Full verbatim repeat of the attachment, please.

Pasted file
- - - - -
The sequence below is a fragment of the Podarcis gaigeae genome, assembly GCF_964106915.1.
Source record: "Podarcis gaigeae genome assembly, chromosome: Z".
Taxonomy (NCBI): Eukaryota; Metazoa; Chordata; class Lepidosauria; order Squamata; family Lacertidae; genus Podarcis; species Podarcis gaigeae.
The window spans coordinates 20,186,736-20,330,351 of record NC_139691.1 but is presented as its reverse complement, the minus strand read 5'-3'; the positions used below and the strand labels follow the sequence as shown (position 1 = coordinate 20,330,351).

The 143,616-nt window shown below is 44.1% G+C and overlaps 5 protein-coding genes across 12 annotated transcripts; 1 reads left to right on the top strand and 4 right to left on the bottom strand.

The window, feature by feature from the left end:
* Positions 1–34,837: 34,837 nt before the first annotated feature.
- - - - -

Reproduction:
The sequence below is a fragment of the Podarcis gaigeae genome, assembly GCF_964106915.1.
Source record: "Podarcis gaigeae genome assembly, chromosome: Z".
Taxonomy (NCBI): Eukaryota; Metazoa; Chordata; class Lepidosauria; order Squamata; family Lacertidae; genus Podarcis; species Podarcis gaigeae.
The window spans coordinates 20,186,736-20,330,351 of record NC_139691.1 but is presented as its reverse complement, the minus strand read 5'-3'; the positions used below and the strand labels follow the sequence as shown (position 1 = coordinate 20,330,351).

The 143,616-nt window shown below is 44.1% G+C and overlaps 5 protein-coding genes across 12 annotated transcripts; 1 reads left to right on the top strand and 4 right to left on the bottom strand.

The window, feature by feature from the left end:
* Positions 1–34,837: 34,837 nt before the first annotated feature.